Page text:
On Point

It's a Cold Snap, No Cold War

by Austin Bay

The good news for Russia: Oil and natural gas prices are on the uptick. That means cash for a debt-ridden nation.

The bad news for Russia: That's the rest of the news. OK, Mir crashed safely. The Russian economy, armed forces, justice system -- they've simply crashed.

Despite Russia's obviously chronic condition, the tit-for-tat expulsions of Russian and American diplomats following the Robert Hanssen spy scandal resurrected Cold War memories. In the eyes of Russian President Vladimir Putin, TV cameras caught a glint of old-time Stalinist glare.

Grab your trench coat and take a chilly stroll through Berlin?

Forget it. This is a cold snap in U.S.-Russian relations -- at the very most -- and certainly no Cold War.

Obviously, Hanssen's peculiar treachery hurts. Perhaps he is the last of the "deep" Cold War Moscow moles. One can pray and hope, and kick the FBI to tighten up counter-intelligence operations. For that matter, the Bush administration needs to re-emphasize the importance of intelligence security.

Spying, of course, is a perennial state activity. In the spy game if you get caught you lose players. Icy glares and frosty diplomatic notes are part of that ritual process.

Washington's Russia policy, however, has been due for an injection of realpolitik, and the Hanssen arrest provides a sharp opportunity to deliver the dose.

  • Realpolitik point one: Russian power has declined precipitously (smell the coffee, Moscow). Yes, Russia's thousands of nuclear weapons matter, but their existence doesn't translate into decisive power.

    The Russians know they've dropped out of the bipolar big league, but old expectations linger. Perhaps it's a kind of "muscle memory," but Moscow has consistently demanded Washington grant it "special status" within any cooperative defense and foreign policy consultative arrangement. Up to a point, the Clinton administration accommodated that demand, as part of a U.S. strategy of engaging a democratizing Russia in a "web" of economic, political and cultural relationships.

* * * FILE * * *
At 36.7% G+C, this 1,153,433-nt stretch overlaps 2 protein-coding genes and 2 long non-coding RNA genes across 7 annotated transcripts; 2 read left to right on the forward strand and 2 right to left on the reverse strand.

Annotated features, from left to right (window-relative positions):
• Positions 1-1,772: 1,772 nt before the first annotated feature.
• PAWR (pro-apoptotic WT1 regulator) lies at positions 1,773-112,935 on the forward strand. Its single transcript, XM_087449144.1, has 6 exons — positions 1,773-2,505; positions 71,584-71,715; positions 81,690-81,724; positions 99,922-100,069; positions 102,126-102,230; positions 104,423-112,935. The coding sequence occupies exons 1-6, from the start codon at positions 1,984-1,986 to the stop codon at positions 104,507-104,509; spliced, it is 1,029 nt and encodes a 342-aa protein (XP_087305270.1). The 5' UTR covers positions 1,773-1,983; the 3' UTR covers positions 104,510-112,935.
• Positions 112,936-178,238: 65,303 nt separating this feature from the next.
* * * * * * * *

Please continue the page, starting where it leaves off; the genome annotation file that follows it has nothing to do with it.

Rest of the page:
NATO expansion and the Kosovo War, however, proceeded over strong Russian objections. Russian nationalists gripe about American "arrogance." Complaining about American arrogance is easier than getting to work and addressing the causes of Russia's economic and military deterioration.


  • Point two: The Clinton administration's attempt to use personal relationships, loans and rhetorical rah-rah to nudge Russia toward domestic reform simply has not worked. The fault lies not so much with U.S. policy but with the Russians' own failure to make essential structural changes to their system.

    Several U.S. programs designed to foster judicial reform and encourage entrepreneurial creativity were well-intended and looked great on paper. At best, however, they have produced marginal results. Russia's problems were simply too big for rah-rah. Without the foundation of law, the economy became a mafia morass.

    In 1991, Russia faced a 30-year-long process of change. In 2001 Russia faces a 29-year-long process. Whose fault? Russian leaders. Systemic corruption. It's not Cold War when the Bush administration correctly fingers Russia's post-Cold War culprits.


  • Point three: Russia's weapons sales to Iran, technology transfers to China and Iraqi policy are harmful to U.S. interests. The Russians pursue these deals based on their own national interests. However, it's no Cold War act for the United States to assert its own interests when they collide with Russia's.

    Any nation that pursues policies which harm U.S. interests should risk political and economic consequences. That's not Cold War, that's statecraft.


  • Point four: Russia is in a political bind of its own creation, specifically over the Anti-Ballistic Missile treaty. Moscow's objections to missile defense are Cold War fossils. If Moscow wants to fundamentally improve U.S. relations, missile defense is the place to do it. The Russians know it and so does the Bush administration.


  • Point five: There are many areas ripe for U.S.-Russian cooperation. These include space exploration and counter-terror operations, as well as stabilizing Central Asia and the Balkans. The Cold War's over, this is the Millennium Era. Get with it.
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